Jan. 28, 2015
Note: This is the first in a series of five features profiling the assistant coaches of the University of Notre Dame track & field program.
NOTRE DAME, Ind. — One bold step is one huge gain for the Fighting Irish.
Pristina Jones stepped down from her head coaching position at Jackson State University, a place where she oversaw a program (cross country, indoor track and outdoor track) that achieved a perfect score of 1000 in the Academic Performance Rate for three straight seasons (2011-12, 2012-13, 2013-14), to become the newest track and field assistant coach at the University of Notre Dame.
“I just applied, and after I did, [Irish head coach Alan Turner] called me and said, `Pristina, are you sure you want to leave being a head coach to come be an assistant coach?’ and I was thinking, `Yeah!’
“Sometimes when you have these opportunities, it’s not about the title that you have, it’s about what you’re able to do,” Jones said. “I’m able to still do what I had done in my previous coaching position here, just not the title. It’s a refreshing position.”
Jones will be focusing on sprints and jumps at Notre Dame, events in which she herself was a standout athlete.
She was an 11-time All-American at North Central College in Naperville, Illinois, and a three-time NCAA Division-III National Champion. As a senior in 1999, she claimed the indoor and outdoor long jump titles, as well as a title in the 4×400-meter indoor relay. Jones holds school records in outdoor long jump, the outdoor 4×100-meter relay and the 4×400-meter indoor relay. Jones earned seven College Conferences of Illinois & Wisconsin championships, including three straight CCIW long jump titles from 1997-99.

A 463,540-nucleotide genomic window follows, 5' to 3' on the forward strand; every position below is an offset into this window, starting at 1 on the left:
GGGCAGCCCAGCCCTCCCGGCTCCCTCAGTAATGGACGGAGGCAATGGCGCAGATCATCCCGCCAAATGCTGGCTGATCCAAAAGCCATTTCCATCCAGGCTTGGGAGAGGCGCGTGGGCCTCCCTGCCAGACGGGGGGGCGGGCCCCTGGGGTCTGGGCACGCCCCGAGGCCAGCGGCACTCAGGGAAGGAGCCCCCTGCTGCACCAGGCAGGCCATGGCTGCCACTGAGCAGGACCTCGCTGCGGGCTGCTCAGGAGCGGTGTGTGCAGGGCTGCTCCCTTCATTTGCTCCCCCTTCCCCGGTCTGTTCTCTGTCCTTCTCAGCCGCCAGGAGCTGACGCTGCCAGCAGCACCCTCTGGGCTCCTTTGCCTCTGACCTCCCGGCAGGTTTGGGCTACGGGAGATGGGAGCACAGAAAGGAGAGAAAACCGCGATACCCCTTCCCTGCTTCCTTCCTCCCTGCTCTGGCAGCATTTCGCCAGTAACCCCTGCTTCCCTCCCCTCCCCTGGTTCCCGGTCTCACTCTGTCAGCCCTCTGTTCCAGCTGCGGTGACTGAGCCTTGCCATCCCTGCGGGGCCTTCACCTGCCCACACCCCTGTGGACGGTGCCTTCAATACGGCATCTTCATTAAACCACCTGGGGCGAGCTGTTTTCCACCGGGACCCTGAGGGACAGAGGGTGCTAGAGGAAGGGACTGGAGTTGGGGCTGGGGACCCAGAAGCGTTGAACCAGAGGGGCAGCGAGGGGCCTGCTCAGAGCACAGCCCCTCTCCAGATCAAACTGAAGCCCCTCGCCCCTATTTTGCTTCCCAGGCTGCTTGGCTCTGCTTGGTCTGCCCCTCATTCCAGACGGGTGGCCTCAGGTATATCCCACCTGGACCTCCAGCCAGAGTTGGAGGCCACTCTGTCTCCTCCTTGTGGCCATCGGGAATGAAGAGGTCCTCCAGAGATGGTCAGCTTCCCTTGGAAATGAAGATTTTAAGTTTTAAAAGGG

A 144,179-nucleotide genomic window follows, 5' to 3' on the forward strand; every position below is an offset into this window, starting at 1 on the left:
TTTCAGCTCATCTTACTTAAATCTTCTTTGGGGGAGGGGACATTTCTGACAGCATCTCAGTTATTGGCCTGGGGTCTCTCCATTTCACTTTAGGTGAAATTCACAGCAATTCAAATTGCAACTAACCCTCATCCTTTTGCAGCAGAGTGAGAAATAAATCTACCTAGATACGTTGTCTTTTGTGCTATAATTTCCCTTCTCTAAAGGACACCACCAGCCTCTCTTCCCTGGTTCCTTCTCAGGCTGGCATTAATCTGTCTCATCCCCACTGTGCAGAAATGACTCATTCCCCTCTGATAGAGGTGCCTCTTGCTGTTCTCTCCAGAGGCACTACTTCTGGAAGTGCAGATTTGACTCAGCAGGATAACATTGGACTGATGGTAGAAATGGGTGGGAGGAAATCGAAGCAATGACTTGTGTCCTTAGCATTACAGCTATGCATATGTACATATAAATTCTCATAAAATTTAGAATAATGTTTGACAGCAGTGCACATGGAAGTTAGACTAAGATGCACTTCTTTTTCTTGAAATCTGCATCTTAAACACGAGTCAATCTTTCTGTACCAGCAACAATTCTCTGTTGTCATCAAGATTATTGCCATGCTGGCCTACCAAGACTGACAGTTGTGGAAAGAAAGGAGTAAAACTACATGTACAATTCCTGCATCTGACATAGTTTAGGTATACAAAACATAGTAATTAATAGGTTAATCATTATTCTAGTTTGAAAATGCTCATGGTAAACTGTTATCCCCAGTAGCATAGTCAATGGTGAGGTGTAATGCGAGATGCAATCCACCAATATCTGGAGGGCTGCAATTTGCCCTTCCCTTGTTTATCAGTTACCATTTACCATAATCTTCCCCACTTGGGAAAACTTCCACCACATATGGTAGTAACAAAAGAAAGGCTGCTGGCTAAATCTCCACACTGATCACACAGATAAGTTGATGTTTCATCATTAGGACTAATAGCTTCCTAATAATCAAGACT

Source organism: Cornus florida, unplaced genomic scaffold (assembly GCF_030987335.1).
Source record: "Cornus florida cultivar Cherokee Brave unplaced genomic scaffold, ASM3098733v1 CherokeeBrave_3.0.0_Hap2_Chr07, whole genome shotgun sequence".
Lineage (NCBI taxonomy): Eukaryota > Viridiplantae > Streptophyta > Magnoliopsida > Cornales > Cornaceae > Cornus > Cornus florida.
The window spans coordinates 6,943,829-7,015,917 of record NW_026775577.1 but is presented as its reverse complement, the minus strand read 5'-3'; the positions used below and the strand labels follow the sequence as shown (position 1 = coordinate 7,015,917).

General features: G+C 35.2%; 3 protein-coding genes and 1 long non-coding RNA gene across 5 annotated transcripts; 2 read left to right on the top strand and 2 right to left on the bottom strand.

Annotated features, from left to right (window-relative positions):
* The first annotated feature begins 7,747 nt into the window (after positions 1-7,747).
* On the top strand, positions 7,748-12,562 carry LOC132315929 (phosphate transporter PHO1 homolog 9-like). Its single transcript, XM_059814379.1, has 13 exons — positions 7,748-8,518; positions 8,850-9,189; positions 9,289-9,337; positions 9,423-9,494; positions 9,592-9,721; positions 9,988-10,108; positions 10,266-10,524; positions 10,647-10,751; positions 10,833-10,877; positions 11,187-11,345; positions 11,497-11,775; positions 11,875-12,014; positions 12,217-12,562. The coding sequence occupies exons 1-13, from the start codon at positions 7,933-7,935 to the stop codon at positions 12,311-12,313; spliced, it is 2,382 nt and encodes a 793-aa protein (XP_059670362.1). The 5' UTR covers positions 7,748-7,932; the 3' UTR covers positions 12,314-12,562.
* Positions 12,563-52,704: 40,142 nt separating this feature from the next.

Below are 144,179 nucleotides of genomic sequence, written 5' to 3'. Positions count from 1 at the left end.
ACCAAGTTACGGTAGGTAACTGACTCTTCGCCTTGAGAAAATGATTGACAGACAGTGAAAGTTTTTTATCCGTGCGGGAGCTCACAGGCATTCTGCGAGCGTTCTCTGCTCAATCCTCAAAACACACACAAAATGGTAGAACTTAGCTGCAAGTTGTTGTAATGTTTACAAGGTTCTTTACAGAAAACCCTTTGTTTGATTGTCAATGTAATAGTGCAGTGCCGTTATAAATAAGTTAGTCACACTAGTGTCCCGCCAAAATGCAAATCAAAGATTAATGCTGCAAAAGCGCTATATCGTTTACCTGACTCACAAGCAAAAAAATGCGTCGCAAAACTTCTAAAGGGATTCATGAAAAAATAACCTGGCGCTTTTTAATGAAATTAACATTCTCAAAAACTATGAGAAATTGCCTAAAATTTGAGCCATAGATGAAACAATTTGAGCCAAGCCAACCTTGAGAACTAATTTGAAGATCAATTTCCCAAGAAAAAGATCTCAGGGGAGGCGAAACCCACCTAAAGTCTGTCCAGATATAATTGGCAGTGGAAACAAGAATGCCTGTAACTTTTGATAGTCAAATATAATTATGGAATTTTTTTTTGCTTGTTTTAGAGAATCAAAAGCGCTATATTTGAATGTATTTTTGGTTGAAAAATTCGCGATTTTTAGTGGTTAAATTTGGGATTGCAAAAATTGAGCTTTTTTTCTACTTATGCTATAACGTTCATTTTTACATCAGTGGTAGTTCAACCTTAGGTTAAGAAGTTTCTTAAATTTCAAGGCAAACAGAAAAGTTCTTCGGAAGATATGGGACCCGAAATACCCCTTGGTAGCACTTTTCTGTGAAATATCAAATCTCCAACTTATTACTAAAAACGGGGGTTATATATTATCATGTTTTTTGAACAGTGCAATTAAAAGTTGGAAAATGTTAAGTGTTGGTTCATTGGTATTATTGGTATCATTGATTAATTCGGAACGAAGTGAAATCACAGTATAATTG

In 2000, she joined the Indiana Invaders, an Amateur Elite Track & Field Club, where she spent five years competing, as well as mentoring high school and college-aged student-athletes. That’s when her coaching path began to be paved.
“It started to become a gratifying thing when athletes say this is what I want to do and you help them with a couple of things and after they compete, they are calling you ecstatic telling you their improvements,” Jones said. “Helping others is something that I love to do, especially when it’s helping someone achieve their goals.”
Jones said she would joke saying that one day she’ll go into coaching, but never really meant it. One day at a meet at her own alma mater, some of the coaches overheard her and took things into their own hands.
Jones started receiving emails about coaching, but she didn’t take them seriously. That is until she got one from a conference rival coach, Steve Ray.
“He sent me this email saying, `Pristina, since you were a freshman in college, you’ve been kicking my team’s butt. Now I’ve seen you go through college and post-college and you’re still kicking our butt. It’s time for us to be on the same team. I’ve taken a position at Jacksonville State University in Jacksonville, Alabama, and I need you to come down here and be a coach with me.’
“My first thought was, `Coach, I’m not going to Alabama, I’m a city girl. I can’t do it.’ But I prayed about it and decided to go on a visit.”
But everything went wrong, and she never made it to the school. Thinking that was her sign, she went home. Coach Ray, though, stayed adamant for a week.